Vt. City Considers Allowing Noncitizens to Vote in Local Races

The proposed charter change would affect ultra-local races in Winooski, like for the city’s school board, but not state or federal elections

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This election season, one Vermont community is voting on the future of voting.

A ballot question in Winooski asks whether legal city residents who are not U.S. citizens should be able to cast ballots on local issues such as the city council or school board.

"I have a voice," said software developer Prashant Singh, who owns a home in Winooski, pays taxes, and whose three kids go to the city's elementary school.

However, Singh can't vote in city elections because he is not a U.S. citizen. He's from India.

"I'm not able to represent myself," Singh observed.

That could change for hundreds in Vermont's most diverse city.

Winooski is considering updating its charter to allow all legal residents, including those who are not U.S. citizens, to vote on ultra-local issues.

While such residents would be able to vote on topics such as the school budget or who's on the city council, they still wouldn't be able to cast ballots in state or federal elections.

"I can work more and more on making this a better place," Singh said, describing his goal to become more involved in the way the city and its schools are run.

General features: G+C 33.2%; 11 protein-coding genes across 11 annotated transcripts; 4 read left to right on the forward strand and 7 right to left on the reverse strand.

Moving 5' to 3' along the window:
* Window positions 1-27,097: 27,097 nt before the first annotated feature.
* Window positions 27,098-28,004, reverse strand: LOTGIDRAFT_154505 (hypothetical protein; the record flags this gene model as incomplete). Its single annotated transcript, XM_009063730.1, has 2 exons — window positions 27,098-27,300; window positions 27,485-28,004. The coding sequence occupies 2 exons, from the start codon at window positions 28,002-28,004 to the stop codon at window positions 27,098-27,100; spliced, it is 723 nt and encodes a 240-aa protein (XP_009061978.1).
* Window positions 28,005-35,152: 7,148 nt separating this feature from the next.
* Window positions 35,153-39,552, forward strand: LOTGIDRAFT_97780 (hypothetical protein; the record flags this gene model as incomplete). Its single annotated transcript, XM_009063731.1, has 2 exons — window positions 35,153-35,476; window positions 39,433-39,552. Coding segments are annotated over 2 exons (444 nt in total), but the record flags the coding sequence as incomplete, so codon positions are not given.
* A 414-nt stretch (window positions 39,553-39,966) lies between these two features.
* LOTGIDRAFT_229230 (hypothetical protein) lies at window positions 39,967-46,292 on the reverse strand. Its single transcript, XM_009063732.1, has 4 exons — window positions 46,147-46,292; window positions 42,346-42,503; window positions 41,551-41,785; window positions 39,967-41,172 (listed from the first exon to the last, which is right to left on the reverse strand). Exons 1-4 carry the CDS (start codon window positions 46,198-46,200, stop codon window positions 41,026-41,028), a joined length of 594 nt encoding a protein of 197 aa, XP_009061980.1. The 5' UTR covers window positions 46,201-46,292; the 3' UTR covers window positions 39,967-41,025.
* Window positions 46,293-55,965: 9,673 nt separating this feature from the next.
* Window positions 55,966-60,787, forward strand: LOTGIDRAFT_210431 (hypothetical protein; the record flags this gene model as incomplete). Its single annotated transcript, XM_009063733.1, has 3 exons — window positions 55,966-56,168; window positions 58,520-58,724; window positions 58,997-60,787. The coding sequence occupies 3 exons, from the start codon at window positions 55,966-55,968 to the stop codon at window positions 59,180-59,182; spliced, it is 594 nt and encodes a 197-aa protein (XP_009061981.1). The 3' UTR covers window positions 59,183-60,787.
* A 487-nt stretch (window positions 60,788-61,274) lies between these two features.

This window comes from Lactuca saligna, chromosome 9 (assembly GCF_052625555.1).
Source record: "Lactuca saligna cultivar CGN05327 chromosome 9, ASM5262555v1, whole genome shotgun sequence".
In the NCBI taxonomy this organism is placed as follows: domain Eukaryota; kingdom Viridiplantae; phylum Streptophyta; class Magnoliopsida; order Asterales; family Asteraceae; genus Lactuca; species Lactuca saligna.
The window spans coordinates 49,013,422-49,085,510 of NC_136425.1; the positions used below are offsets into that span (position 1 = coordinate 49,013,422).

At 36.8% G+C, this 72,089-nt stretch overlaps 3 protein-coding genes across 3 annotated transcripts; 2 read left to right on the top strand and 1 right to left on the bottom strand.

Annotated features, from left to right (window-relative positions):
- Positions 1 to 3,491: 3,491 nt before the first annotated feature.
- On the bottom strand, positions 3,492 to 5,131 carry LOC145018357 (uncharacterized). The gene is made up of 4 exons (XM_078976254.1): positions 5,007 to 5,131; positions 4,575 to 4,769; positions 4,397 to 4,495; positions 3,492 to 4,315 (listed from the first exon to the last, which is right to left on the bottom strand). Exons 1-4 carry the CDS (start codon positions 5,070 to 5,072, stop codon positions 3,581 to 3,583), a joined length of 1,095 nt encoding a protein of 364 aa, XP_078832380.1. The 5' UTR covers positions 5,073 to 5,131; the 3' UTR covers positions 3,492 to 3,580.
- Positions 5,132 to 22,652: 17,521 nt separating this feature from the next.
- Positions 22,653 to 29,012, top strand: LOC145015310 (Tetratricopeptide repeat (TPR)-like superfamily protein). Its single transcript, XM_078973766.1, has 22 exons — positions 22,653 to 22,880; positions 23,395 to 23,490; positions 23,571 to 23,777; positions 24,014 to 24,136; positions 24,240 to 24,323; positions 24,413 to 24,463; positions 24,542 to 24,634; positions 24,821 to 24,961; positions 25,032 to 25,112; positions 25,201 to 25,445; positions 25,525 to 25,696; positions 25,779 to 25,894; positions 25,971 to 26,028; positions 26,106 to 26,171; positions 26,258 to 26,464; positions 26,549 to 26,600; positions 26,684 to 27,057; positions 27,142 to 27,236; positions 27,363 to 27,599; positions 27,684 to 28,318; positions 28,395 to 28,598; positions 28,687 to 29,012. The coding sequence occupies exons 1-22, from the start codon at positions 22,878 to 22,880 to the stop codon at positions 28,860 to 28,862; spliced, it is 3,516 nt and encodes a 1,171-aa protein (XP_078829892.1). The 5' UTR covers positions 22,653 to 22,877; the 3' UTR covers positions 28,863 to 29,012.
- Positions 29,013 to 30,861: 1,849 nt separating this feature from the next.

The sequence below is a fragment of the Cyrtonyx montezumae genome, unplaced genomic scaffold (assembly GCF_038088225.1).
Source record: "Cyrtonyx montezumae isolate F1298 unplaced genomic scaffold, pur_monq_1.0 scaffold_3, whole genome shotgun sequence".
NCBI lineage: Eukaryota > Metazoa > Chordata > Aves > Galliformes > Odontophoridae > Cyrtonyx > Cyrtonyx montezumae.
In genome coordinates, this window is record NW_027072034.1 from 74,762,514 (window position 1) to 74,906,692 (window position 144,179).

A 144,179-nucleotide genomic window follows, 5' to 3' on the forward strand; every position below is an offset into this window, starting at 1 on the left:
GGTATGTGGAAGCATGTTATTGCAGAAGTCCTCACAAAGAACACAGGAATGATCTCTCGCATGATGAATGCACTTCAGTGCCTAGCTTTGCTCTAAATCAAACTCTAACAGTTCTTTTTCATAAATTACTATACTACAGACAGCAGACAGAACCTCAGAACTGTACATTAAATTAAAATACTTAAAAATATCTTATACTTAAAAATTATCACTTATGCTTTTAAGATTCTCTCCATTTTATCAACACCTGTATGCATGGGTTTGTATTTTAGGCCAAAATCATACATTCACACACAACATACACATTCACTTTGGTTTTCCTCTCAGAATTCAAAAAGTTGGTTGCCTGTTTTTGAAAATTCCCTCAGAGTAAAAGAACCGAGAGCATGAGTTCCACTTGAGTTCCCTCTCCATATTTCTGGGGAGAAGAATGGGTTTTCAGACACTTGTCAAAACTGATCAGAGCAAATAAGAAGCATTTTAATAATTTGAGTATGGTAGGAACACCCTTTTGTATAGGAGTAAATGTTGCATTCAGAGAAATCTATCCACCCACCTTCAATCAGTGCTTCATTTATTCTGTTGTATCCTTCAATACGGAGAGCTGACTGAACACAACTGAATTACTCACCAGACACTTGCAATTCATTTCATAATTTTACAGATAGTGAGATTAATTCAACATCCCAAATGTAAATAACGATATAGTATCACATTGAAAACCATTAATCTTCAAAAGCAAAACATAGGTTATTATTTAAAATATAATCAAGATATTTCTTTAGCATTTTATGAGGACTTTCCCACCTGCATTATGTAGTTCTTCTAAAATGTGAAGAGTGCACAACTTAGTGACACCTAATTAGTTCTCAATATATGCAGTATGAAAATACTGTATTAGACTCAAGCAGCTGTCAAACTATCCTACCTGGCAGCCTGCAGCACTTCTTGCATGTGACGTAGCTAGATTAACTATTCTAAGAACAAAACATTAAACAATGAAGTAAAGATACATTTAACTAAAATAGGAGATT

Liz Edsell chairs the charter change committee, and spent a year researching the issue, conducting outreach to immigrants in Winooski, and participating in public education forums on the proposal.

"Democracy works better and communities work better when more people participate," Edsell said Monday in an interview with NECN and NBC10 Boston. "I believe that people will be more inclined to do that if they have a vote on some of the local matters that impact their lives very significantly."

"It's not a gift," countered veteran Dave Senical of Winooski, referring to voting. "It's a right and a privilege."

Senical said he is disappointed in the city leaders backing the idea.

"To me, it's just total disrespect for any American soldier that put their lives on the line to give them the right to vote—and they're willing to turn around and give it away" Senical said of city officials. "Literally give it away."

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The Vermont Legislature would have to approve the charter change if Winooski passes it.

After voters in Montpelier approved this same measure two years ago, their push eventually stalled in the Vermont Senate.

Prashant Singh said he hopes one day to become a U.S. citizen and have full voting rights.

"To make my Winooski a better place to live in," Singh said of why he wants to be more active in local issues.

In the meantime, he'll be on the sidelines watching democracy play out this Election Day.

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